First, I went to to read reader reviews. Found out the miracle cure has something to do with “hCG”. I googled “hgc weight loss” and that led me to this website:

I read their articles, and here is the gist of it all:
Seems that Trudeau is hyping a treatment “discovered” by a Dr. ATW Simeons in 1954, consisting of daily injections of the hormone human choriogonadotropin (HCG, brand name Novarel), which is normally used to treat female infertility and undescended testes in males.

Apparently, the weight loss protocol described by Trudeau consists of a daily dose of diluted HCG (oral or injected) AND a 500 calorie diet, and requires daily monitoring by a trained physician. Further, it seems that HCG does not affect adipose subcutaneous fat directly (both camps agree on this point)–the weight loss is a result of the restricted caloric intake. Hypothetically, HGC’s role in the diet is to regulate mood and appetite, and increases fat mobilization (I take that to mean it encourages fat burn). The research on those claims regarding HCG’s role is controversial and incomplete. The FDA says that the available research shows no significant impact upon weight loss. Proponents say the FDA’s conclusion is based on flawed research that relied on measures of total weight loss rather than actual fat loss. They present research that claims an actual statistical diffrence in total fat loss, measuring actual levels of subcutaneous fat rather than a person’s total mass. In rebuttal, impartial researchers claim that an analysis of all the research shows no evidence of “fat distribution” “caloric mobilization”, or “appeitite suppressing effects” of any statistical significance. I also noticed that the research used to support their claims has a sample size that’s quite small: at the end of the study, only 5 subjects received the placebo, and only 8 received oral hCG. That makes me doubt the statistical validity of the results.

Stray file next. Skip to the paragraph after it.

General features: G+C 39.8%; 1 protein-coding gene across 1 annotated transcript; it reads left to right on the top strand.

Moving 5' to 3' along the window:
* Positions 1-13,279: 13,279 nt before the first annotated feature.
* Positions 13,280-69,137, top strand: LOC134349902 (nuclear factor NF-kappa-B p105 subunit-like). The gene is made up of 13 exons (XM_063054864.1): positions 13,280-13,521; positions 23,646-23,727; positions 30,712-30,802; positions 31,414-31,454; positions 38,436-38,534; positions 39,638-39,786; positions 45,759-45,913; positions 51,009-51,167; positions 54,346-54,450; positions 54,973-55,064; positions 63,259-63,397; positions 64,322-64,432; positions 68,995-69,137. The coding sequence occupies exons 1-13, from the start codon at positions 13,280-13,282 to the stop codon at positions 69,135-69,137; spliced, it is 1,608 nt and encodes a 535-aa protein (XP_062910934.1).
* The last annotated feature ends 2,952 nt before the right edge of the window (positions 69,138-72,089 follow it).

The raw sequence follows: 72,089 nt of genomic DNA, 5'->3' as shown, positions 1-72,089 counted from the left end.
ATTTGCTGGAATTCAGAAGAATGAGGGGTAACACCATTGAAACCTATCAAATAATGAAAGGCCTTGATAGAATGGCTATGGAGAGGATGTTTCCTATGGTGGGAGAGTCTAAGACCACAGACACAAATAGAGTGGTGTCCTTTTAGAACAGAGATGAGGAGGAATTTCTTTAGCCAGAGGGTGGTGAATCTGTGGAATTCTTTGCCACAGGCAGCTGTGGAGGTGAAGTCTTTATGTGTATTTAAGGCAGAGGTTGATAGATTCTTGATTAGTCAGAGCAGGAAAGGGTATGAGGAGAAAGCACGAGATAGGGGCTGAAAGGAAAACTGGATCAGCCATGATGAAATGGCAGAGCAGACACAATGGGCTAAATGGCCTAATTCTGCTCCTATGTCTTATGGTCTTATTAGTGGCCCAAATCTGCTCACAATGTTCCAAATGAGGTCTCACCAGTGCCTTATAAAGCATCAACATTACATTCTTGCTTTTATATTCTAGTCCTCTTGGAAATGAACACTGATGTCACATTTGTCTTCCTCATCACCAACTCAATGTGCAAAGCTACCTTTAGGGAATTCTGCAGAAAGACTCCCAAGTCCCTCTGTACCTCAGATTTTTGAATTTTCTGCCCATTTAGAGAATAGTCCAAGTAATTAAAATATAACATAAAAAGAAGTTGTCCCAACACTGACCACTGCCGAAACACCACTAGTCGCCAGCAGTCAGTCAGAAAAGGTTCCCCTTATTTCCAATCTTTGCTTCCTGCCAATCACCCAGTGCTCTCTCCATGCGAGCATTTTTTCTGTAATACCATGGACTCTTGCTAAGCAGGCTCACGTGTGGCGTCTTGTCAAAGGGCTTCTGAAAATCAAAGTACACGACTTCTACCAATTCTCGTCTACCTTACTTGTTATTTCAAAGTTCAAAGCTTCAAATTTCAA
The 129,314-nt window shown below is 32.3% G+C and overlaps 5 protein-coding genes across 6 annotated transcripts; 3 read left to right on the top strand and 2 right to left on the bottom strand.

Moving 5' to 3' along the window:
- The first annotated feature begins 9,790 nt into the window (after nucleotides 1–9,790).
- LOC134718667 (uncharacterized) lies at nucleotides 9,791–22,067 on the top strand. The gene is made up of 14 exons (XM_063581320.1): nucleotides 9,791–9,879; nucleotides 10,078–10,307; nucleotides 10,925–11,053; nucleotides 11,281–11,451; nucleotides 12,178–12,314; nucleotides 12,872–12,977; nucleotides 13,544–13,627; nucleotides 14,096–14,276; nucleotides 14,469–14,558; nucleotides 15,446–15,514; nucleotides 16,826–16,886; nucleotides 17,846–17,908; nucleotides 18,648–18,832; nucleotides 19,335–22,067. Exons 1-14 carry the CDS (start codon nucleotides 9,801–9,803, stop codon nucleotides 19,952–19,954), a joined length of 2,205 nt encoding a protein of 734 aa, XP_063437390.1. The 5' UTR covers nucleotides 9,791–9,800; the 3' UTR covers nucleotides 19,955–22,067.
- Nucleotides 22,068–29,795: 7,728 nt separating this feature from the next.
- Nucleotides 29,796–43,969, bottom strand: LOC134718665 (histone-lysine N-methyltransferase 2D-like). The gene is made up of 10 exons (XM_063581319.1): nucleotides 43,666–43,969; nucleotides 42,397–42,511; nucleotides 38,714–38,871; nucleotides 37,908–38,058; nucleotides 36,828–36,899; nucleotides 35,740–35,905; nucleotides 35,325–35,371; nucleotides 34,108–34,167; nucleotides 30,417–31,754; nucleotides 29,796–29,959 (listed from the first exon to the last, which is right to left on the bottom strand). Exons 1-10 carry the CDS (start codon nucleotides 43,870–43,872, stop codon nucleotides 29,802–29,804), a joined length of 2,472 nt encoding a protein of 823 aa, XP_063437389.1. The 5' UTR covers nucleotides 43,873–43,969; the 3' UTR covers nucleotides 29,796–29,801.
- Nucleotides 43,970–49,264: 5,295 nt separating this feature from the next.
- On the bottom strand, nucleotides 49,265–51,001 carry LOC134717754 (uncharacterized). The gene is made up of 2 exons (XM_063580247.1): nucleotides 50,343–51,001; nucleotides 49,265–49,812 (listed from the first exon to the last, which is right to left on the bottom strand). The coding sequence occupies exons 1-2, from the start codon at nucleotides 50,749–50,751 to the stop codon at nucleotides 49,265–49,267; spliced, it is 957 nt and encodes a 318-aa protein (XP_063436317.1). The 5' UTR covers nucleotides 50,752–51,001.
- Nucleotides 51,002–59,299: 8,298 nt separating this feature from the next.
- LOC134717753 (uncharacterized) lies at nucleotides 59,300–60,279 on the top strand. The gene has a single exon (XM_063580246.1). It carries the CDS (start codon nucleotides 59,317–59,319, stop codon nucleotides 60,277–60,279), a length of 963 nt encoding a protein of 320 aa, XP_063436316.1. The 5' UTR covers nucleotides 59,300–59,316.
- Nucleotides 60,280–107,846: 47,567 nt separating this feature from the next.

Here are some sources (all links full of pharmacological technobabble):

For the pro-hcg side:
Here’s the offical website:

Here’s the study mentioned above:

And for the anti-hcg side:
Here’s a critical overview of all the claims:

And this is the impartial review of available research on the topic:

There ya go: the “weight loss cure” is an overhyped starvation diet of dubious, unsubstantiated worth.
Don’t buy the book.